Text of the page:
Subscribe to Miscellaneous


Some people say that fighting your way through a first draft is the best thing to do when you're bored by your writing, but Charlie Jane Anders says you just need to shake things up: "Boredom, in fact, means that you’re acknowledging a need to improve, and find ways to at least amuse yourself more. And if you’re not amusing yourself, then what are you even doing? You have a right to be entertained by your own writing, and you should claim that right with both hands."

Adrienne Lafrance writes about the secrets of the centuries-old publication's endurance: "It must have seemed, to the people of the 1792, when The Farmer’s Almanac was founded, something like what a smartphone is to people today: a handheld, portable device that contained information about all manner of things — health advice, weather predictions, jokes, recipes, charts detailing the times of sunrises and sunsets, and other 'new, useful, and entertaining' tidbits."

Rick Berke interviews surgeon/journalist Atul Gawande on the transformation of American health care, the New Yorker's famous fact checkers, and why writing is the hardest part of his job: "By far, the least stressful day of my week is the day I’m in the operating room. There are no phone calls, no email, you’re focused in one direction, and once you start, you have to finish. But when it comes to writing, any number of things can go wrong, and it can be neverending."

Would you rather interview the prickly Stephen Jay Gould or the gracious and courtly E. O. Wilson? John Horgan suggests that his stories about Gould were better than what he's written about Wilson: "Jerks often make more vivid subjects than nice guys. When Murray Gell-Mann derided science journalists as ignoramuses, I thought, 'Yes! This is great stuff!' I couldn’t wait to start writing about him … If all my subjects were unlikable, my job would be much easier."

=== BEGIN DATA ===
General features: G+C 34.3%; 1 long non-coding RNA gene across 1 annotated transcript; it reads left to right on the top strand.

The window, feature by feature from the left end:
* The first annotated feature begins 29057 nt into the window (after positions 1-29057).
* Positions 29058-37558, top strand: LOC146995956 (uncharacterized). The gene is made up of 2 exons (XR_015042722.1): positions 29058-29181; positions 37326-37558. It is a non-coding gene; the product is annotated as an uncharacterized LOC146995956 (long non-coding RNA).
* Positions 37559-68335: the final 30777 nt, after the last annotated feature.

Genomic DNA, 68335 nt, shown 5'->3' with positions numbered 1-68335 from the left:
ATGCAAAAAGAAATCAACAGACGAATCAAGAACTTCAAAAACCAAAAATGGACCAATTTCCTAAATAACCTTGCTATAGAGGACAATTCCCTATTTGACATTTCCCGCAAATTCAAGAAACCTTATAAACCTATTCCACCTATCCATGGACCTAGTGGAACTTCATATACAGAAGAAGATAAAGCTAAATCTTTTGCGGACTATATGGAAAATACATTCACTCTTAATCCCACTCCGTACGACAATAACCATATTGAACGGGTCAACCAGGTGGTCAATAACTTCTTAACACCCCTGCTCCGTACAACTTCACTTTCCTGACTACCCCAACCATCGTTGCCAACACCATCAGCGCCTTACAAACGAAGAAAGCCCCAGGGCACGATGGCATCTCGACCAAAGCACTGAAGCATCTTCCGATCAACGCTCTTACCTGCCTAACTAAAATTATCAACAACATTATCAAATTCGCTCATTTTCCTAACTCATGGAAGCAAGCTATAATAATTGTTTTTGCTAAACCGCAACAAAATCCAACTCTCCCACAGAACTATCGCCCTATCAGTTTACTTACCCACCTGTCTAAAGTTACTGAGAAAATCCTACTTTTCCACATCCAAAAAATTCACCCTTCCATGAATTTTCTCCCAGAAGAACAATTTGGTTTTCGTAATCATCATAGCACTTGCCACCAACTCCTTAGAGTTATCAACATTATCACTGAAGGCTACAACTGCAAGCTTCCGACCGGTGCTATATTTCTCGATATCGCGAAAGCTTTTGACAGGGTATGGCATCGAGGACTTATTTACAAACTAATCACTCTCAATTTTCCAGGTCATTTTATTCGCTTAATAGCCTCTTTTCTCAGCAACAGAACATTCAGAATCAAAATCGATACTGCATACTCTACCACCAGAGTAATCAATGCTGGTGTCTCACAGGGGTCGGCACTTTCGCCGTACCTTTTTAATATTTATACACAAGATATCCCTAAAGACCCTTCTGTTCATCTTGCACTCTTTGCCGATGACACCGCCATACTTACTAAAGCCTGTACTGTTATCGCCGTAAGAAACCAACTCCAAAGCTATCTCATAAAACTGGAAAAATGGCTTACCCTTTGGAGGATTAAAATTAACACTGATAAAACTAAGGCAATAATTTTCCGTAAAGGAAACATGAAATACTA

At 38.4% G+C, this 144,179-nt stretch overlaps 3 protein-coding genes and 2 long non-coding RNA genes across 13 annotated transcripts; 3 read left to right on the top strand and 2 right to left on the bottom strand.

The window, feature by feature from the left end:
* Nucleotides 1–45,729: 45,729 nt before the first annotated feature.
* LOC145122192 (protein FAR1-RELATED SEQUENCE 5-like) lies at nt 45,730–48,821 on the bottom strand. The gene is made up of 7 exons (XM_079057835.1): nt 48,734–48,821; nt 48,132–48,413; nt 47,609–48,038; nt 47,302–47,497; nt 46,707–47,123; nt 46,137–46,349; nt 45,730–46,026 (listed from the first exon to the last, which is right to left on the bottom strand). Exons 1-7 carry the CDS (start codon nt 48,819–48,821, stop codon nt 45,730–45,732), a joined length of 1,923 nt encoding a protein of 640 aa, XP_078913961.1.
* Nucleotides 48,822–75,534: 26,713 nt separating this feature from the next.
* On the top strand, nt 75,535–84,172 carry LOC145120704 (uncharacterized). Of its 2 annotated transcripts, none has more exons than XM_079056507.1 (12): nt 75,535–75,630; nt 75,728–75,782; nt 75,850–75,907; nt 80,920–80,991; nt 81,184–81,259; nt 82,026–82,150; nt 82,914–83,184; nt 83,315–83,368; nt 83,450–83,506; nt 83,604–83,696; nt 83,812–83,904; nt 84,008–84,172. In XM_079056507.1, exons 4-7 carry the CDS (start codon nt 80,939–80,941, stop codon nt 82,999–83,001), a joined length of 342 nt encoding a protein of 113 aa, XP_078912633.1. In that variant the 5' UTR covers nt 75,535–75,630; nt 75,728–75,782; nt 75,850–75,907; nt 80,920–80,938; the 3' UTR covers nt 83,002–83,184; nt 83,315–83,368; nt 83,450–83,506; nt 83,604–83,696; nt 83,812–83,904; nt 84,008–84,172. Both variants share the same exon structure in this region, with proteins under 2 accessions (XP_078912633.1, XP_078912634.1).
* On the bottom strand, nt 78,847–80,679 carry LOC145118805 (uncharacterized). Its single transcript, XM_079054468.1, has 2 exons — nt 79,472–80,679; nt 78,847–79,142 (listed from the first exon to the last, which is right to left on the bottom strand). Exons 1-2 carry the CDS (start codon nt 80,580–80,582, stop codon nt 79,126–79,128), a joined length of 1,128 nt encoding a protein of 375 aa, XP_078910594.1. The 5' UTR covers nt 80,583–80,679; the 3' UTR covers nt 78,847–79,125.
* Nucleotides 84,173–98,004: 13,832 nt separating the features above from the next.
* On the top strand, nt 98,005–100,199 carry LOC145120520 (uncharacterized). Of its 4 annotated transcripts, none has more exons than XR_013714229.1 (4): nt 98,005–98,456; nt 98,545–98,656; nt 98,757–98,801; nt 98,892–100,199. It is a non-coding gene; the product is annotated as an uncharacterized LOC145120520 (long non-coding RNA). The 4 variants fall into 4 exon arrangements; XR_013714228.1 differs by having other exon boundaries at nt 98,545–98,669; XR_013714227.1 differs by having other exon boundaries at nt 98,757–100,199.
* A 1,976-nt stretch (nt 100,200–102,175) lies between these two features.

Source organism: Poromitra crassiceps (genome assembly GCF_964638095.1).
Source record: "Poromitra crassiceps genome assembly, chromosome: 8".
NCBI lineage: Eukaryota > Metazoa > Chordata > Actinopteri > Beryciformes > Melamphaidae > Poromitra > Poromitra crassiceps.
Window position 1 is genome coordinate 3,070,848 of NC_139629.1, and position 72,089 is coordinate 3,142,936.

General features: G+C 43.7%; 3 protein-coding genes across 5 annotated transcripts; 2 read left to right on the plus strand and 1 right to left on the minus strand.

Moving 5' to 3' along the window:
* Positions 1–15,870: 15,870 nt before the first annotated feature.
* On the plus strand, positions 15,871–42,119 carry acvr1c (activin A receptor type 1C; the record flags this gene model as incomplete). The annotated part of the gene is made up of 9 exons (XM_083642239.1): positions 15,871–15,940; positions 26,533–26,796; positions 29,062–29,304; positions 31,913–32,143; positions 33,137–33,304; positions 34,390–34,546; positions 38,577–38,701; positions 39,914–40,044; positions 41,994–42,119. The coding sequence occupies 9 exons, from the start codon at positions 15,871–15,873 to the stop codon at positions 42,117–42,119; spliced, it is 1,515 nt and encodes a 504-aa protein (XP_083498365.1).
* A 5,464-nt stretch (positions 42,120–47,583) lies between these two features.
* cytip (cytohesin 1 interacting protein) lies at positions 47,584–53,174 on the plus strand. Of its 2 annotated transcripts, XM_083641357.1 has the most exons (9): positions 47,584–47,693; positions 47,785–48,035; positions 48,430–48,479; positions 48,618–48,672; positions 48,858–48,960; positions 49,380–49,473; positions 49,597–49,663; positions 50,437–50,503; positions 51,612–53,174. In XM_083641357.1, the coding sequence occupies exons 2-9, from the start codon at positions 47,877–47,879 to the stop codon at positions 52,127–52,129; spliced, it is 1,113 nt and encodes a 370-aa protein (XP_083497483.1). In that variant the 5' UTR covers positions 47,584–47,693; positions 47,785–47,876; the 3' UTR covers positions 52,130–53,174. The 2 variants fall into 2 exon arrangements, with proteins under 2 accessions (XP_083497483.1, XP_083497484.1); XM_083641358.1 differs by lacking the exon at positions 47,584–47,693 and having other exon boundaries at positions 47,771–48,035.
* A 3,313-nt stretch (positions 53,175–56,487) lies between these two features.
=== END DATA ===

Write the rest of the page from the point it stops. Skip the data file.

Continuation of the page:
Sedentary office workers might think they will beat the reaper by standing at their desks, but Beth Mole writes about a study suggesting that more strenuous activity may be the key: "While the study seems contrary to other data on the health effects of sitting, it may actually bolster previous findings that being physically active lessens the ill effects of sitting. Thus it suggests that the choice between a sitting and standing desk could be moot for gym goers."

Maria Popova uses excerpts from the revolutionary scientist's book Dialogue Concerning the Two Chief World Systems: Ptolemaic and Copernican — for which Albert Einstein wrote a modern foreword — to show how Galileo attacked superstition: "Nearly half a millennium before Carl Sagan crafted his Baloney Detection Kit, Galileo established himself as humanity’s premier nonsense-buster and made it his chief mission to counter ignorance and indolence with critical thinking."

Colin Dwyer traces the history of the book-cover blurb back to an approving note written by Ralph Waldo Emerson to a then-barely-known Walt Whitman upon the publication of Leaves of Grass. Dwyer also discusses the burden of blurbing for its busiest producers: "Some writers report receiving up to five unsolicited galleys in the mail a day, a deluge that's prompted plenty to swear off blurbing altogether. It also prompts a question: How do all the other blurbers do it?"

Seeing a test that the Associated Press used to give to job applicants prompts Jack Limpert to ponder the absurdity of giving such tests to prospective writers, as he was asked to do when editing the Washingtonian: "I often was trying to lure a writer or editor into giving up a good job to join a magazine that was growing but with no guaranteed future. Was I going to ask someone I was trying to steal from another magazine if he or she could add 12 and 8 and get 20?"

Nathan Yau believes that the value scale on a bar chart should always begin at zero, and he offers a few examples — one tracking his fluctuating weight, another comparing his height to his son's. Problems arise, Yau writes, because the human brain uses the scale as context for reading the bar; shortening the bar confuses everything: "It's true that every rule has its exception. It's just that with this particular rule, I haven't seen a worthwhile reason to bend it yet."

For every reader who makes it to chapter 7, dozens if not hundreds may read the copy on your book cover, so you need to make it good, Jessi Rita Hoffman writes: "Use three to five bullet points only (an odd number is best, marketing research shows). With the bullets, tell what the book will do for the reader or what the reader is going to learn from your book. Keep the syntax (style) of the bullet points consistent. This is important, or the list won’t read right."